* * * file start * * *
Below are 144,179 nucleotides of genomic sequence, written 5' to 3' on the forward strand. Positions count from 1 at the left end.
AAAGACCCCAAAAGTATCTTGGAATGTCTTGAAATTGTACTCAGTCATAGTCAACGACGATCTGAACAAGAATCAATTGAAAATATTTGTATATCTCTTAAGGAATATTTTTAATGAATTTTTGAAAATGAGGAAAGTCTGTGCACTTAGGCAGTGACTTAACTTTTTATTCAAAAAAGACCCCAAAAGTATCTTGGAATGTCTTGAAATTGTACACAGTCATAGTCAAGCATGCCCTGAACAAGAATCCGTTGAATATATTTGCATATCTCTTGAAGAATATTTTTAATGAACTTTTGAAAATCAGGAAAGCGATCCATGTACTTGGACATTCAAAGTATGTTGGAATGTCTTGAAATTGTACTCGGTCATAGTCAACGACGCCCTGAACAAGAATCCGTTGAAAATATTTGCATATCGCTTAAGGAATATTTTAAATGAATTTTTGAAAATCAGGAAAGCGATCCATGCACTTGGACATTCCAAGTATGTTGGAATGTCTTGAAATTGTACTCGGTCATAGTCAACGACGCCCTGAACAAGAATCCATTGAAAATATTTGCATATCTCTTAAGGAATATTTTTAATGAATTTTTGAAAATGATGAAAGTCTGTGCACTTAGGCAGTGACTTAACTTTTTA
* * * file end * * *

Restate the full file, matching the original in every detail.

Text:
Below are 144,179 nucleotides of genomic sequence, written 5' to 3' on the forward strand. Positions count from 1 at the left end.
AAAGACCCCAAAAGTATCTTGGAATGTCTTGAAATTGTACTCAGTCATAGTCAACGACGATCTGAACAAGAATCAATTGAAAATATTTGTATATCTCTTAAGGAATATTTTTAATGAATTTTTGAAAATGAGGAAAGTCTGTGCACTTAGGCAGTGACTTAACTTTTTATTCAAAAAAGACCCCAAAAGTATCTTGGAATGTCTTGAAATTGTACACAGTCATAGTCAAGCATGCCCTGAACAAGAATCCGTTGAATATATTTGCATATCTCTTGAAGAATATTTTTAATGAACTTTTGAAAATCAGGAAAGCGATCCATGTACTTGGACATTCAAAGTATGTTGGAATGTCTTGAAATTGTACTCGGTCATAGTCAACGACGCCCTGAACAAGAATCCGTTGAAAATATTTGCATATCGCTTAAGGAATATTTTAAATGAATTTTTGAAAATCAGGAAAGCGATCCATGCACTTGGACATTCCAAGTATGTTGGAATGTCTTGAAATTGTACTCGGTCATAGTCAACGACGCCCTGAACAAGAATCCATTGAAAATATTTGCATATCTCTTAAGGAATATTTTTAATGAATTTTTGAAAATGATGAAAGTCTGTGCACTTAGGCAGTGACTTAACTTTTTA